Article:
I would use the fat loss macros and aim for somewhere in the range of no more than ~1% bodyweight to maintain or possibly gain lean body mass while in a caloric deficit. I don't think it really matters what programming you run specifically as the difference between good and optimal is probably insignificant. Do you know how much food you are currently eating each day? That is what I would base my macros off of and then adjust accordingly by weighing yourself at least half of the days of the week, perferably in the morning, naked or close to it, after using the bathroom but before eating (this is usually the most precise measurement).

          Random tips to deal with dieting.
          Focus on protein intake and fiberous vegtable intake as both will increase satiety
          Try to avoid drinking your calories, generally liquid calories are less filling
          Eating a very high sodium diet one day and hydrating correctly can acutely increase your weight by a few pounds, don't worry, it usually sorts itself out in a couple days.
          When things start to get difficult (I can't tell you when this will actually be although the longer you diet the worse it usually gets) don't be afraid to eat at maintenancish for a week or so, usually this works to "reset" you both psychologically and probably physiologically.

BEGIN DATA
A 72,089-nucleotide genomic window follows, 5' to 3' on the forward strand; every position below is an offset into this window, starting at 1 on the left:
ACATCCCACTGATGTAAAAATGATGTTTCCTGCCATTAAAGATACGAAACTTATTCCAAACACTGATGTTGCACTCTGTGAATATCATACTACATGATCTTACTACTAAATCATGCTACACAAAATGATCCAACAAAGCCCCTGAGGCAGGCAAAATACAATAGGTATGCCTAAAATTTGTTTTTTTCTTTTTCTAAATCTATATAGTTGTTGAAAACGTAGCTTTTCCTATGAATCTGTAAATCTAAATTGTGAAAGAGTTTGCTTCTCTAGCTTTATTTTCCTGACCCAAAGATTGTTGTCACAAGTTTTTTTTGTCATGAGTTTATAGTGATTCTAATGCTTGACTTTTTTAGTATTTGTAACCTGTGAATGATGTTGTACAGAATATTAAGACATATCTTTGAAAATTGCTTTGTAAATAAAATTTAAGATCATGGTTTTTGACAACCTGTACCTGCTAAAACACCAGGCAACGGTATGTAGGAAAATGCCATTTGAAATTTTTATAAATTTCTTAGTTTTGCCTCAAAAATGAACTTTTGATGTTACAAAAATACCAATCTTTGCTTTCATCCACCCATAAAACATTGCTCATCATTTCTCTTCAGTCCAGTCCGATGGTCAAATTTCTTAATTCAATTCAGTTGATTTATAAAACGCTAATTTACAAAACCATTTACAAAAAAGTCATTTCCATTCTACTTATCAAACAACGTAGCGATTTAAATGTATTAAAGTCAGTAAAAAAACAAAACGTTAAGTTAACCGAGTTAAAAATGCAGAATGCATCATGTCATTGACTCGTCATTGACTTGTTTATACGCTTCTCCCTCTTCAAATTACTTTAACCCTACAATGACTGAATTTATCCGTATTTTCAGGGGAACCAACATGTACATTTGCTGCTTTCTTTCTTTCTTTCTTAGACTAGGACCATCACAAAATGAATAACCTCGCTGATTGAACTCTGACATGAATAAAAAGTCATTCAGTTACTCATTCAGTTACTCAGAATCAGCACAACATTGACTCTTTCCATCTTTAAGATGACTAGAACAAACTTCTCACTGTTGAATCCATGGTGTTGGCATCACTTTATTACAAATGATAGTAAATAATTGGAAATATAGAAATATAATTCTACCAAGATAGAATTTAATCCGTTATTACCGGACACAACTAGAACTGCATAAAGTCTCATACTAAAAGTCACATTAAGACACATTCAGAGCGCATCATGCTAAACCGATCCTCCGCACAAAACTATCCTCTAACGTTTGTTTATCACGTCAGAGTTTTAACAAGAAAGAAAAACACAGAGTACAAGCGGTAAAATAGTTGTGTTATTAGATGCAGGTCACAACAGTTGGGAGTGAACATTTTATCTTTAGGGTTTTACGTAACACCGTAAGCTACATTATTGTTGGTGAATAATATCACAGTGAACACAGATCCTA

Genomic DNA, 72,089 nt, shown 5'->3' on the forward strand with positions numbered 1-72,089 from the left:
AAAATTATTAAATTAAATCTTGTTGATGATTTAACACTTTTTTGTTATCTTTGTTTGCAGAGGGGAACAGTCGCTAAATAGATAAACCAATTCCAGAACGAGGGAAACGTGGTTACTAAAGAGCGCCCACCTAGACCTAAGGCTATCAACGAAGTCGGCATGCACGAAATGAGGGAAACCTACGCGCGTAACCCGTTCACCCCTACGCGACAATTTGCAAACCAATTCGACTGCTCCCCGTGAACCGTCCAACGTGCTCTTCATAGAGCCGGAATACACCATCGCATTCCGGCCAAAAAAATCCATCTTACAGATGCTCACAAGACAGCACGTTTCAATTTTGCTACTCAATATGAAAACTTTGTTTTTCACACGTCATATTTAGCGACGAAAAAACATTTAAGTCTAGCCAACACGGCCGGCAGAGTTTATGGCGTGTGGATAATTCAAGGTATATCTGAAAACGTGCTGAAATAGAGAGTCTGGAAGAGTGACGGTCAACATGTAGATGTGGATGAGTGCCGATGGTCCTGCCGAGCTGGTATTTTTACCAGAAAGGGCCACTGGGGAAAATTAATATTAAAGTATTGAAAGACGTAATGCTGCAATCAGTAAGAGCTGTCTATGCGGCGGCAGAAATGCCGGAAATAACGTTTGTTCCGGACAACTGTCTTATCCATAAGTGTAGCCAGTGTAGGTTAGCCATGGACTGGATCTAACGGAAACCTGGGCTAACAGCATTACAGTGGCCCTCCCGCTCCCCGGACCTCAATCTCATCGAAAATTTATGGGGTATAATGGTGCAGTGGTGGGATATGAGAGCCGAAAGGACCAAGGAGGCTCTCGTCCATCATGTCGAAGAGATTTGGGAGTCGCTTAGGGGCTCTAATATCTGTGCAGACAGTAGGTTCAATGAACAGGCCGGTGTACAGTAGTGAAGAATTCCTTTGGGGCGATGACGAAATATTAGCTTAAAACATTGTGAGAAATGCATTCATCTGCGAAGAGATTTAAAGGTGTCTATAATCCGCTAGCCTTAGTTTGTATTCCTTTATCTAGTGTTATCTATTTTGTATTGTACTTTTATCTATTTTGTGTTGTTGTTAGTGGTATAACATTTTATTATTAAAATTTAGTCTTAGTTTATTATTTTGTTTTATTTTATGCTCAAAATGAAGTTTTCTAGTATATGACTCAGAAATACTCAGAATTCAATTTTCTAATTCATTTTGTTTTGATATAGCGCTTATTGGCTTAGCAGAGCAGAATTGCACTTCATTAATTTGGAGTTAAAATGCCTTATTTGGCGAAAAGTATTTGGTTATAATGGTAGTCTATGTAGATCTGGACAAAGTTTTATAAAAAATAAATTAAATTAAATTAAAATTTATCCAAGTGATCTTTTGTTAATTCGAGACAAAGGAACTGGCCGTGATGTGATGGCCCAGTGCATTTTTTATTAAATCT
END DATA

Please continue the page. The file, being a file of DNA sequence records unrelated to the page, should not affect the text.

Caffine is both a stimulent and a appitite suppressant, it generally can help you move more whilst keeping your hunger in check. Reccomendations say no more than 400mg a day.
          Metabolic adaptation is basically an unintentional decrease in all the unplanned little things you do in a day reducing caloric expenditure, planning more walks is a great method to counter this, the deeper into a diet the more you will have this slowing (i can't tell you how much but it seems that it can be somewhere between 0-500 calories or so depending on where you are in a diet) Diet breaks may help with that as well

          Generally speaking the goal is to maintain progress and keeping it as painless as possible so any weekly weight loss is a step in the right direction even if it is only 0.5lb!

          Comment


          • #6
            Wow, lots of great stuff there JoshA. I'll add to one thing.

            Originally posted by JoshA View Post
            Metabolic adaptation is basically an unintentional decrease in all the unplanned little things you do in a day reducing caloric expenditure, planning more walks is a great method to counter this, the deeper into a diet the more you will have this slowing (i can't tell you how much but it seems that it can be somewhere between 0-500 calories or so depending on where you are in a diet) Diet breaks may help with that as well
            In other words, people who are dieting tend to have what some describe as their metabolism "slowing down" and they adapt to being able to maintain their body weight with fewer calories. It has been demonstrated that the main driver of this is actually that they are moving less (things like less fidgeting, or less movement in general).

            I can't speak to any specific counters to this though.
            Forum topics and other links I've found useful

            Comment

            Working...
            X